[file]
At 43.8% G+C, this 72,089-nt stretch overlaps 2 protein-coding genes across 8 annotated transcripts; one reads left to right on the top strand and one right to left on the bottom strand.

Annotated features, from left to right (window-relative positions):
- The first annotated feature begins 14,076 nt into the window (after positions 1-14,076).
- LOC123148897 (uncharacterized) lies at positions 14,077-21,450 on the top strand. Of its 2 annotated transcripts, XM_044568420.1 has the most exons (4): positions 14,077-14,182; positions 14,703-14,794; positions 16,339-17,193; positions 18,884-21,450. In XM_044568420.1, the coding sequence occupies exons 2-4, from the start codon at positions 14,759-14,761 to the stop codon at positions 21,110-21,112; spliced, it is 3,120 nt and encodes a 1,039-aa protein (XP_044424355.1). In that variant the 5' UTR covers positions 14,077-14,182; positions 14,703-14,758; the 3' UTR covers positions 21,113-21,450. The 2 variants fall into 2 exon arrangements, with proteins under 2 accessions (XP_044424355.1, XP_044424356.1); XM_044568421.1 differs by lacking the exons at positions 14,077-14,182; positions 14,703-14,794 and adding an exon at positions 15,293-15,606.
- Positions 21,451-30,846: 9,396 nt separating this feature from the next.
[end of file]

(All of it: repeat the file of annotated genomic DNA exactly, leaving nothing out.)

At 43.8% G+C, this 72,089-nt stretch overlaps 2 protein-coding genes across 8 annotated transcripts; one reads left to right on the top strand and one right to left on the bottom strand.

Annotated features, from left to right (window-relative positions):
- The first annotated feature begins 14,076 nt into the window (after positions 1-14,076).
- LOC123148897 (uncharacterized) lies at positions 14,077-21,450 on the top strand. Of its 2 annotated transcripts, XM_044568420.1 has the most exons (4): positions 14,077-14,182; positions 14,703-14,794; positions 16,339-17,193; positions 18,884-21,450. In XM_044568420.1, the coding sequence occupies exons 2-4, from the start codon at positions 14,759-14,761 to the stop codon at positions 21,110-21,112; spliced, it is 3,120 nt and encodes a 1,039-aa protein (XP_044424355.1). In that variant the 5' UTR covers positions 14,077-14,182; positions 14,703-14,758; the 3' UTR covers positions 21,113-21,450. The 2 variants fall into 2 exon arrangements, with proteins under 2 accessions (XP_044424355.1, XP_044424356.1); XM_044568421.1 differs by lacking the exons at positions 14,077-14,182; positions 14,703-14,794 and adding an exon at positions 15,293-15,606.
- Positions 21,451-30,846: 9,396 nt separating this feature from the next.